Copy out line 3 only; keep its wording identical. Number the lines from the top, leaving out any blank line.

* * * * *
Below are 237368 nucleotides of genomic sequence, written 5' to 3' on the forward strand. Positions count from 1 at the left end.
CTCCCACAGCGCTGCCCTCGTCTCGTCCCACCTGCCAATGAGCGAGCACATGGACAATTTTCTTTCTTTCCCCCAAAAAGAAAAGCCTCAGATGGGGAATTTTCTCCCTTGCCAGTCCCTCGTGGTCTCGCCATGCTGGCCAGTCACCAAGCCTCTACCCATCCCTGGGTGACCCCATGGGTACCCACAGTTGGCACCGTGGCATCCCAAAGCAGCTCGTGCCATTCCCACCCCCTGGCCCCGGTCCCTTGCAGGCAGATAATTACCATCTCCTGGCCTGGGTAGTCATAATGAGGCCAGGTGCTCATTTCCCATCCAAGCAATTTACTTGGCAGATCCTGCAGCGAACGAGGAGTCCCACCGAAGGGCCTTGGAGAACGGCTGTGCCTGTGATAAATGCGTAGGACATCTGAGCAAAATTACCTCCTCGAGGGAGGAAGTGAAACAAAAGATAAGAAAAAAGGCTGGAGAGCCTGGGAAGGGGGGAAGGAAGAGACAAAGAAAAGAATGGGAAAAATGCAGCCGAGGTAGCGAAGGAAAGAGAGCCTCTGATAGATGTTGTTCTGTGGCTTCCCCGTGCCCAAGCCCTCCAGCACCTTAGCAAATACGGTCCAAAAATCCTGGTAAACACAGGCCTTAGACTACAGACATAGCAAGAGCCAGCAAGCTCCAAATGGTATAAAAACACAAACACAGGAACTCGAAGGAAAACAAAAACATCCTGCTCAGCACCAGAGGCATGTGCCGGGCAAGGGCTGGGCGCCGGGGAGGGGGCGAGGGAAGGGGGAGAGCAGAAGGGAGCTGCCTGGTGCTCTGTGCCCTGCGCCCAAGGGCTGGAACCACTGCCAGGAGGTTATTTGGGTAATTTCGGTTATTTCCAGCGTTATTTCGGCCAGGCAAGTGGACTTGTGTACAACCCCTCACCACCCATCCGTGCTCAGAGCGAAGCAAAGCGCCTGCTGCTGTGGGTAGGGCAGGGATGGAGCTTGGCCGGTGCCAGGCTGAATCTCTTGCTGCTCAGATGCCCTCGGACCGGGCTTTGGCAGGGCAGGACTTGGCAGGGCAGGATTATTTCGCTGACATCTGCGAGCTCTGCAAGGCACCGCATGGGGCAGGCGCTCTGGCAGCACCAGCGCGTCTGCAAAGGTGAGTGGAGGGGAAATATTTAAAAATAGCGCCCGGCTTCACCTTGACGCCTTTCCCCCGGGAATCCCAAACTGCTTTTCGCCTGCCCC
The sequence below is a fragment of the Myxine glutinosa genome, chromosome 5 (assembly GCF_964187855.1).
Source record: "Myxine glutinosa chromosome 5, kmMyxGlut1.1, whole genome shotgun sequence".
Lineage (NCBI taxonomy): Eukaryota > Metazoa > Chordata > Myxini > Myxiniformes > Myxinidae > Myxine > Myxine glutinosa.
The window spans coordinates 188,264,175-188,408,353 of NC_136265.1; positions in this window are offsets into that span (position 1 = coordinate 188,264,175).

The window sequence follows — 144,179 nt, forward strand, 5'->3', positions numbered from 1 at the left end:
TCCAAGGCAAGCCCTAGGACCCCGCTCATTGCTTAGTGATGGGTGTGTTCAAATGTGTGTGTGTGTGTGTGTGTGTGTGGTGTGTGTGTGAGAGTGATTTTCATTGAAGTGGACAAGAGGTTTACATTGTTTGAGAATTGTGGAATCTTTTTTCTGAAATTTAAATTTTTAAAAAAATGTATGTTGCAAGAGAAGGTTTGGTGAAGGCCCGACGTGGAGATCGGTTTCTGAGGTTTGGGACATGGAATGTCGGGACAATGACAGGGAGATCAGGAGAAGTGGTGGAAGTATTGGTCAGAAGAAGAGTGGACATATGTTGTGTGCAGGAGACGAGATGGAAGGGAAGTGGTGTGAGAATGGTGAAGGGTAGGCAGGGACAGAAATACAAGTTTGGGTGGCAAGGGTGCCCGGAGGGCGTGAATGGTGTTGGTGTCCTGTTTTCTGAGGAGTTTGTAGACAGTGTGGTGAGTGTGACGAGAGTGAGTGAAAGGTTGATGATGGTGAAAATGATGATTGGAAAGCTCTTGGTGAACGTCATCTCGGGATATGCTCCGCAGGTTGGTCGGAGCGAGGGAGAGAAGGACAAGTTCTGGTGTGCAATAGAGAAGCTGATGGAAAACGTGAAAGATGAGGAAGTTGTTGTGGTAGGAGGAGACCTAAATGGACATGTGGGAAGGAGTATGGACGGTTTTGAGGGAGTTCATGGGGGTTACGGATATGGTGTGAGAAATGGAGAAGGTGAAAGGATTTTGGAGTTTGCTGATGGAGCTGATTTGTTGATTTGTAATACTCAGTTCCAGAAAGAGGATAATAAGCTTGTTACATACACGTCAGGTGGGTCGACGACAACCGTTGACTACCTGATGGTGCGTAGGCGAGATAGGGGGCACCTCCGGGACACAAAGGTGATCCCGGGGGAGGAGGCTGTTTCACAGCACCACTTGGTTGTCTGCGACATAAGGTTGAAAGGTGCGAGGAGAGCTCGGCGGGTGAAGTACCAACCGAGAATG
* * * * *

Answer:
The sequence below is a fragment of the Myxine glutinosa genome, chromosome 5 (assembly GCF_964187855.1).